IT Leaders to Prepare for a Return to Business Growth

June 3, 2009 • Features

gartner.gifGartner Says Despite the Recession, Now is the Time for IT Leaders to Prepare for a Return to Business Growth Waiting Until the End of the Recession is Officially Announced Will Be Too Late to Meet New Demands.

While the recession is still under way, now is the time for IT leaders to prepare for business growth, and organisations should aim to complete these plans by July 1 of this year, according to Gartner, Inc. This advice especially pertains to the nations that first entered the recession, such as the US and the UK.

Gartner acknowledged that many countries are experiencing ever-increasing levels of unemployment, rising home mortgage payment delinquencies and business bankruptcies while also seeing reductions in consumer confidence, business earnings and overall economic performance. However, in recent months, analysts have observed that many organisations are reporting that their staff are working at near- or full-capacity levels. This demand level will almost certainly increase when businesses start detecting a resurgence in demand from customers, a more stabilised economic climate and a far-healthier lending environment from which to access credit.

As these improvements translate into new IT project demands to help businesses identify new revenue and profit opportunities, companies will need a way to manage the already high project load with a new wave of projects, said Ken McGee, vice president and Gartner fellow. However, waiting until that new demand arrives will be far too late to appropriately meet it, and we are recommending that companies start preparing for business growth now with a view to having these plans completed by July 1, 2009.

Gartner believes that the July 1 “deadline” will well serve those organisations believing that modest business growth could occur during 2010.
Such a belief would require placement of new IT project and other related expenses in the 2010 budget, whose preparation period is between August and the end of 2009.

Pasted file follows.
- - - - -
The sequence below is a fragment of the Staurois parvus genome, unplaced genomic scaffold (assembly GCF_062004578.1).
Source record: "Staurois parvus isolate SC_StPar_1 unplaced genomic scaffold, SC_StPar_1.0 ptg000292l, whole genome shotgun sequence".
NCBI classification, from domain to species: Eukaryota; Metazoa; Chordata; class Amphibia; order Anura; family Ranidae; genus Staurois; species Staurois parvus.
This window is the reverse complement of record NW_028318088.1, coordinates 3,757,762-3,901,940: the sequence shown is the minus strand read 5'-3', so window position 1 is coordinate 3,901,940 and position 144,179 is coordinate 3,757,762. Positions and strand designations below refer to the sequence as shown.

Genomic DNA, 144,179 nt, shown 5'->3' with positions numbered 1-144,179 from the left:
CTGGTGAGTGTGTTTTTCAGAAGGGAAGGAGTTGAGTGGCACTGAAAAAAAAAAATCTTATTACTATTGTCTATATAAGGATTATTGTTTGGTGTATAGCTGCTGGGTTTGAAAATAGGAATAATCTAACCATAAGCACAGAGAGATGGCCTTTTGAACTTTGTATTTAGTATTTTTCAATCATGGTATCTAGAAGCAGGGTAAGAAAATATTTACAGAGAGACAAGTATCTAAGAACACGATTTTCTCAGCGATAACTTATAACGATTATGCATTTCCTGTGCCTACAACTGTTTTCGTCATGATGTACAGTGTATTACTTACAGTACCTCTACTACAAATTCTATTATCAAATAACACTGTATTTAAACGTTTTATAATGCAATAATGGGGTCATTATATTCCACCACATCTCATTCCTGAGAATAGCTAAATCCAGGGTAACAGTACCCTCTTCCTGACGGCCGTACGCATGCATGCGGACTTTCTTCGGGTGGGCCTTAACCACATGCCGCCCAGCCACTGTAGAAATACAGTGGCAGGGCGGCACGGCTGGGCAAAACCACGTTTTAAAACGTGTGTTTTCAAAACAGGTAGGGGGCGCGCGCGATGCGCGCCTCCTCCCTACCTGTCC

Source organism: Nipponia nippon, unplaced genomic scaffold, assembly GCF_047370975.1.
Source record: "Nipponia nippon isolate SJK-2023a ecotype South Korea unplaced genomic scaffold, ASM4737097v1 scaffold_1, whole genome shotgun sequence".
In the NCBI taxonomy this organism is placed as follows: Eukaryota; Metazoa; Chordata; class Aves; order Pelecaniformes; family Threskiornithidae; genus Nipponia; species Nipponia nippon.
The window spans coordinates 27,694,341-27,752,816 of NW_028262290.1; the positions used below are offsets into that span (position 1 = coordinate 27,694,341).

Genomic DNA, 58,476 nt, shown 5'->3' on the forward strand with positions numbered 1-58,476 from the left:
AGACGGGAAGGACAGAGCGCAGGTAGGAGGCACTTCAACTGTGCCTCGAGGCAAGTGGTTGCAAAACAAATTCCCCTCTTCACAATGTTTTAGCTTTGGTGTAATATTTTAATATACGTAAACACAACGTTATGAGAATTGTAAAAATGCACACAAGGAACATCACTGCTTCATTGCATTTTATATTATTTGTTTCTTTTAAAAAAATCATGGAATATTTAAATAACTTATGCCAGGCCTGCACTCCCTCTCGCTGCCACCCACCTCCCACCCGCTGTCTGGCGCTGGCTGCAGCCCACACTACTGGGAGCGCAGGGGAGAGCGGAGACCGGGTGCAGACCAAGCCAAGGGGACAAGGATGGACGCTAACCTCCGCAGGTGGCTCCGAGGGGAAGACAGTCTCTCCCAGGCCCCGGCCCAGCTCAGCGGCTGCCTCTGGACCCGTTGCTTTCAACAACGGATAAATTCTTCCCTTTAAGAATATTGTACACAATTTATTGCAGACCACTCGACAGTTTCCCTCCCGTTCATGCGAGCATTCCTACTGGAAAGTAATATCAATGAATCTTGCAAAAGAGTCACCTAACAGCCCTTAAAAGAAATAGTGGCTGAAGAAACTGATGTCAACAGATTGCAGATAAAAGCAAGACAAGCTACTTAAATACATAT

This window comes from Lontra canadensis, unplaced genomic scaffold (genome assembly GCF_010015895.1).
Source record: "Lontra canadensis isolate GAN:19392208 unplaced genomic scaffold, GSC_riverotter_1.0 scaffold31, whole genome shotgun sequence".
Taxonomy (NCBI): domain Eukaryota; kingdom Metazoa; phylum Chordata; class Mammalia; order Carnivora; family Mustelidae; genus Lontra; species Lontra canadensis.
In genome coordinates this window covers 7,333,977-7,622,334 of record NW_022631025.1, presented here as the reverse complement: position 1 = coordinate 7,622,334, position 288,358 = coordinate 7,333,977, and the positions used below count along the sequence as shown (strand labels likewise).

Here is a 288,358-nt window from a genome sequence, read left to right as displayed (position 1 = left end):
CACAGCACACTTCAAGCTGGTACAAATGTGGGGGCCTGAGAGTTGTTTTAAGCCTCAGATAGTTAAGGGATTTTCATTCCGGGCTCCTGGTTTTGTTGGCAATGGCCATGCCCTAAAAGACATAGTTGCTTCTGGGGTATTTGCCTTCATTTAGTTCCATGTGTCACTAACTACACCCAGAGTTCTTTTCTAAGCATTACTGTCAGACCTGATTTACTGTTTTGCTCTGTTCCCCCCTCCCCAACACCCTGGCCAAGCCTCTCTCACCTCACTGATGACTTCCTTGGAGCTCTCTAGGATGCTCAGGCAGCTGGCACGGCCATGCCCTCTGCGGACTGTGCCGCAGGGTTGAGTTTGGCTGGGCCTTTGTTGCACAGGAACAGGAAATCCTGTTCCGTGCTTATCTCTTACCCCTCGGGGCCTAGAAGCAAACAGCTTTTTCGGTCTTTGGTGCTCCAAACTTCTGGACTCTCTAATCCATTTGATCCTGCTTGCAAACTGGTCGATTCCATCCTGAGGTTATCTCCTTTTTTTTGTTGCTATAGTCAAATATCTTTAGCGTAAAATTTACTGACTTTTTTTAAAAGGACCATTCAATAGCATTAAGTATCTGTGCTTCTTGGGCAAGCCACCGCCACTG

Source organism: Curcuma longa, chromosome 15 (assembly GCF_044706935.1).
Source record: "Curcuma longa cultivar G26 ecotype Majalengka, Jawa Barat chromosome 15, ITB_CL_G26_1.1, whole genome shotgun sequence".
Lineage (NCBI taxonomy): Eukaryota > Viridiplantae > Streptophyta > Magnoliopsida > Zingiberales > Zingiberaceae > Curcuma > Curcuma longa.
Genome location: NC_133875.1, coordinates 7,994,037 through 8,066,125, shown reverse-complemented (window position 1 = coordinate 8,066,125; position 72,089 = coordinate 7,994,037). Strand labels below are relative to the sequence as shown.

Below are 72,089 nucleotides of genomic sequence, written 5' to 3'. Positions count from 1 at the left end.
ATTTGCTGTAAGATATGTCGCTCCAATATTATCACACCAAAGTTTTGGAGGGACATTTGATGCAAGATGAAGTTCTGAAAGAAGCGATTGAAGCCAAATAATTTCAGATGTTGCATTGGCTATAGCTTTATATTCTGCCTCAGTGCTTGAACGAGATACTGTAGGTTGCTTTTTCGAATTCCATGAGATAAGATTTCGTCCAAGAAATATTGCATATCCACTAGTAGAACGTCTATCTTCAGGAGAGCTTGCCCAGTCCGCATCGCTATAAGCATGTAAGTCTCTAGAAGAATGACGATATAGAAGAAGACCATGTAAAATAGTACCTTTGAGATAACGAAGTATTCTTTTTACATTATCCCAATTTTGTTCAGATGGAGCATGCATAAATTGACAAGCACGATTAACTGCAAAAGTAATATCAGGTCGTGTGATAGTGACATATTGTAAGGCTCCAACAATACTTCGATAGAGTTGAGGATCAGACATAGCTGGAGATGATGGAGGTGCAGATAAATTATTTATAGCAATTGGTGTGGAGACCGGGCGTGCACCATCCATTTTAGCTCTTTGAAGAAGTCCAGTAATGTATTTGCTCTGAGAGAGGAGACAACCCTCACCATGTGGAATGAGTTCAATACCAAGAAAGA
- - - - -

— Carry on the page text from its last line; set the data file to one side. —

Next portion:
We’re not trying to predict when the end of the recession will take place, nor are we trying to speculate when credit market stability will occur, or when we will see consistent investment appreciation return to the world’s equity markets, said Mark Raskino, vice president and Gartner fellow. What we are saying is that due to the lag in time between the point at which the economy begins to grow again, and when it’s officially declared to be growing again, companies simply can¹t wait for an Œofficial¹ declaration before they begin planning for better times.

While Gartner’s recommendations call for the resolution of key preliminary cost optimisation and governance-related issues before the era of business growth returns, Gartner said that it is not necessarily advocating that organisations automatically revert to the same management techniques they were using in the years leading up to the recession. Gartner said that it plans to present an array of new cost-optimisation-related actions that its clients should take during future technology selection, vendor selection, procurement, contract negotiation, asset management, and other post-recession efforts as they enter the next chapter of supporting business growth.

Since no one knows when business growth will resume, organisations may need to file away their completed return-to-business plans for up to a year or more. The plan in waiting should be reviewed on a monthly basis and revised according to changes in the business climate, McGee said. Having a completed plan will enable the near-immediate allocation of funding and staffing for IT projects, thus avoiding the need to take weeks to devise a plan after senior executives mandate the need to support business growth initiatives.




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